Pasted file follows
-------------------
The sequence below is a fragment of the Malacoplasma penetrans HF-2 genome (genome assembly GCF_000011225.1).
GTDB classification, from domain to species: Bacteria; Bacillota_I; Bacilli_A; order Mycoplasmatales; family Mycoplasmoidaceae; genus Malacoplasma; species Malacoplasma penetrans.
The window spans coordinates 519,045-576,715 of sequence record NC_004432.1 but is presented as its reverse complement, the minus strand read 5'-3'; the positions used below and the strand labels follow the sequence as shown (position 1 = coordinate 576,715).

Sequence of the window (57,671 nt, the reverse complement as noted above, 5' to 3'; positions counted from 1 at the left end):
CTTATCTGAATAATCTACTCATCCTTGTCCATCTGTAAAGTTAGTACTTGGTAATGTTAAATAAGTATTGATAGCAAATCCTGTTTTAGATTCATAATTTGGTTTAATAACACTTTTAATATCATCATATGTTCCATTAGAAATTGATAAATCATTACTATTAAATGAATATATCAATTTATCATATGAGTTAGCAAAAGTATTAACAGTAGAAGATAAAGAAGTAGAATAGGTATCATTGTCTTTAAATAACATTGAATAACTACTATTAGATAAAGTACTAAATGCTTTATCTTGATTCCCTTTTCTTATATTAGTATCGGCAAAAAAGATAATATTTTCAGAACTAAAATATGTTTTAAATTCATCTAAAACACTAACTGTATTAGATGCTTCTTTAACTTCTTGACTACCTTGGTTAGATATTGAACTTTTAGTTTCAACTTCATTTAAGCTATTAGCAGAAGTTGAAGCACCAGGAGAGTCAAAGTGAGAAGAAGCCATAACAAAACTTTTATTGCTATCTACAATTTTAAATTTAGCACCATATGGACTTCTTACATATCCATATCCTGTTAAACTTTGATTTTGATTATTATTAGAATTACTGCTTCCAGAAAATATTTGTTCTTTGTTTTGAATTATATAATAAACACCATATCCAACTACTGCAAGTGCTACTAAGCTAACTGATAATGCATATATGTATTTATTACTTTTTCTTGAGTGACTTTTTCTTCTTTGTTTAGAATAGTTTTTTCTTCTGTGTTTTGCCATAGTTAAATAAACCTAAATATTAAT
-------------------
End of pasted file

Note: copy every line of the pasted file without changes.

The sequence below is a fragment of the Malacoplasma penetrans HF-2 genome (genome assembly GCF_000011225.1).
GTDB classification, from domain to species: Bacteria; Bacillota_I; Bacilli_A; order Mycoplasmatales; family Mycoplasmoidaceae; genus Malacoplasma; species Malacoplasma penetrans.
The window spans coordinates 519,045-576,715 of sequence record NC_004432.1 but is presented as its reverse complement, the minus strand read 5'-3'; the positions used below and the strand labels follow the sequence as shown (position 1 = coordinate 576,715).

Sequence of the window (57,671 nt, the reverse complement as noted above, 5' to 3'; positions counted from 1 at the left end):
CTTATCTGAATAATCTACTCATCCTTGTCCATCTGTAAAGTTAGTACTTGGTAATGTTAAATAAGTATTGATAGCAAATCCTGTTTTAGATTCATAATTTGGTTTAATAACACTTTTAATATCATCATATGTTCCATTAGAAATTGATAAATCATTACTATTAAATGAATATATCAATTTATCATATGAGTTAGCAAAAGTATTAACAGTAGAAGATAAAGAAGTAGAATAGGTATCATTGTCTTTAAATAACATTGAATAACTACTATTAGATAAAGTACTAAATGCTTTATCTTGATTCCCTTTTCTTATATTAGTATCGGCAAAAAAGATAATATTTTCAGAACTAAAATATGTTTTAAATTCATCTAAAACACTAACTGTATTAGATGCTTCTTTAACTTCTTGACTACCTTGGTTAGATATTGAACTTTTAGTTTCAACTTCATTTAAGCTATTAGCAGAAGTTGAAGCACCAGGAGAGTCAAAGTGAGAAGAAGCCATAACAAAACTTTTATTGCTATCTACAATTTTAAATTTAGCACCATATGGACTTCTTACATATCCATATCCTGTTAAACTTTGATTTTGATTATTATTAGAATTACTGCTTCCAGAAAATATTTGTTCTTTGTTTTGAATTATATAATAAACACCATATCCAACTACTGCAAGTGCTACTAAGCTAACTGATAATGCATATATGTATTTATTACTTTTTCTTGAGTGACTTTTTCTTCTTTGTTTAGAATAGTTTTTTCTTCTGTGTTTTGCCATAGTTAAATAAACCTAAATATTAAT